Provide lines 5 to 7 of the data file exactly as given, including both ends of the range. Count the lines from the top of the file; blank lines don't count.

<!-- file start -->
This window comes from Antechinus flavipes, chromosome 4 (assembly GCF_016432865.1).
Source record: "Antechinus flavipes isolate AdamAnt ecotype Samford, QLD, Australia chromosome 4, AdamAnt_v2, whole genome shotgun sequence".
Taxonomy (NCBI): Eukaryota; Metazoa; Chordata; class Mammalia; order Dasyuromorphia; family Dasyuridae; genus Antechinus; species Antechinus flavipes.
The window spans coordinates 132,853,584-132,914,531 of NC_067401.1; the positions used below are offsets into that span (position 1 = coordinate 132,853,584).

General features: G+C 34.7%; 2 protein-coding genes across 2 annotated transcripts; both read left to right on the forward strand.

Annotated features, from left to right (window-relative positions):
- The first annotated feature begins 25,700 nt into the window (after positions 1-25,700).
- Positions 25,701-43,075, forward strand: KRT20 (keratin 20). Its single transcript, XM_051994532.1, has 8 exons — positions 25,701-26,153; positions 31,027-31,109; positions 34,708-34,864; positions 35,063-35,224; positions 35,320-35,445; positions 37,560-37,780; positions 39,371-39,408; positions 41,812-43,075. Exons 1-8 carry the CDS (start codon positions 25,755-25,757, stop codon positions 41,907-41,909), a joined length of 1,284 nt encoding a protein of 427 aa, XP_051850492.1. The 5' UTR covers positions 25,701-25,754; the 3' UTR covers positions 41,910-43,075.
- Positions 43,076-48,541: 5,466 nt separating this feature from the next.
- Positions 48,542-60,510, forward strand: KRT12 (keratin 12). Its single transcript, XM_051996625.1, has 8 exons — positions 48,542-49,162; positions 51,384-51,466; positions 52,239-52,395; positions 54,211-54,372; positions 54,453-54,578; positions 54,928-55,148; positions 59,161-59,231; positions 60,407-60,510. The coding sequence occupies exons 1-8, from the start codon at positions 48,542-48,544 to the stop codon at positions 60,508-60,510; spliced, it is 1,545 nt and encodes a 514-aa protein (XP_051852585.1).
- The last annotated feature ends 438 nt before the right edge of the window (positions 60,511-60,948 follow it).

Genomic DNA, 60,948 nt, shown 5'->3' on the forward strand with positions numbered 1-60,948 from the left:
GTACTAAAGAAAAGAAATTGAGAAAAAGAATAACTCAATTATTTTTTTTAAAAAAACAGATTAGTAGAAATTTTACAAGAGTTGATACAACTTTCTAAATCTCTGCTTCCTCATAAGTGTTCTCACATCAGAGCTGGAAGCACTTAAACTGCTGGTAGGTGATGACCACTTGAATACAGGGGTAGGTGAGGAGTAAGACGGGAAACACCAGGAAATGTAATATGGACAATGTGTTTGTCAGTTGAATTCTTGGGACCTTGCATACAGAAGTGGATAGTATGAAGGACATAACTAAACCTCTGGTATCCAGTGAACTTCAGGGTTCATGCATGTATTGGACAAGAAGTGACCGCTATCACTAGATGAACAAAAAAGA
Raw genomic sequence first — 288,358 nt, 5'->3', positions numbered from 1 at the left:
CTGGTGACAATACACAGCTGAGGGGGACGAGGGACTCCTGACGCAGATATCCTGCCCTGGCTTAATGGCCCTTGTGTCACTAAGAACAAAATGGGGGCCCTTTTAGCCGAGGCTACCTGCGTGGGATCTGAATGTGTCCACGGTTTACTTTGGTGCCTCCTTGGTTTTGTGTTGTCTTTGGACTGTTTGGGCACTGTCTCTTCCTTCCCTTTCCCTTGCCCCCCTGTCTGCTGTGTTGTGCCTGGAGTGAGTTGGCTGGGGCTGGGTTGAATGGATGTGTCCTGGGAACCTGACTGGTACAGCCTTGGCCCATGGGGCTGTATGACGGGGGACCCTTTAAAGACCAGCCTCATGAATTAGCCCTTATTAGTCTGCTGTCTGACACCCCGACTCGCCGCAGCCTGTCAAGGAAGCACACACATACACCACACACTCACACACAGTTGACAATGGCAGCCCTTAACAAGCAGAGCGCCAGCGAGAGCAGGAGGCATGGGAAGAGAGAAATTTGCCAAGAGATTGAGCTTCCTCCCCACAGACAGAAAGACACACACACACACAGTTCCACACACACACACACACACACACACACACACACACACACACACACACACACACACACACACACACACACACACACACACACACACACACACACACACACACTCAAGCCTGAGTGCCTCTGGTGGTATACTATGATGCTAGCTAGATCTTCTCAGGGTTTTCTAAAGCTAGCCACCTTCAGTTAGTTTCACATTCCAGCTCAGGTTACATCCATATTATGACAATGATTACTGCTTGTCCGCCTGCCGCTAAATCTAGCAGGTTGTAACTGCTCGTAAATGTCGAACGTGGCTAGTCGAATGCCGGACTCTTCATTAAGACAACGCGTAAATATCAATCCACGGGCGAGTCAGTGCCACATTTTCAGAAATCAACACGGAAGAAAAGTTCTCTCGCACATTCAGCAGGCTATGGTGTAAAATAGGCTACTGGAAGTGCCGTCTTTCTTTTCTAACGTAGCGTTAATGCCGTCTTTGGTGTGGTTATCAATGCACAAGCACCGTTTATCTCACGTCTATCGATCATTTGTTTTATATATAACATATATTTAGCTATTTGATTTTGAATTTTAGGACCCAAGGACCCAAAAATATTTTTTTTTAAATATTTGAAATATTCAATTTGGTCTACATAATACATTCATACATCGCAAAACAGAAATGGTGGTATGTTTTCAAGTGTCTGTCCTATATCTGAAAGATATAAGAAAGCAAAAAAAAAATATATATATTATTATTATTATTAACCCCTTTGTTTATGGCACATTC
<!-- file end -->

General features: G+C 34.7%; 2 protein-coding genes across 2 annotated transcripts; both read left to right on the forward strand.

Annotated features, from left to right (window-relative positions):
- The first annotated feature begins 25,700 nt into the window (after positions 1-25,700).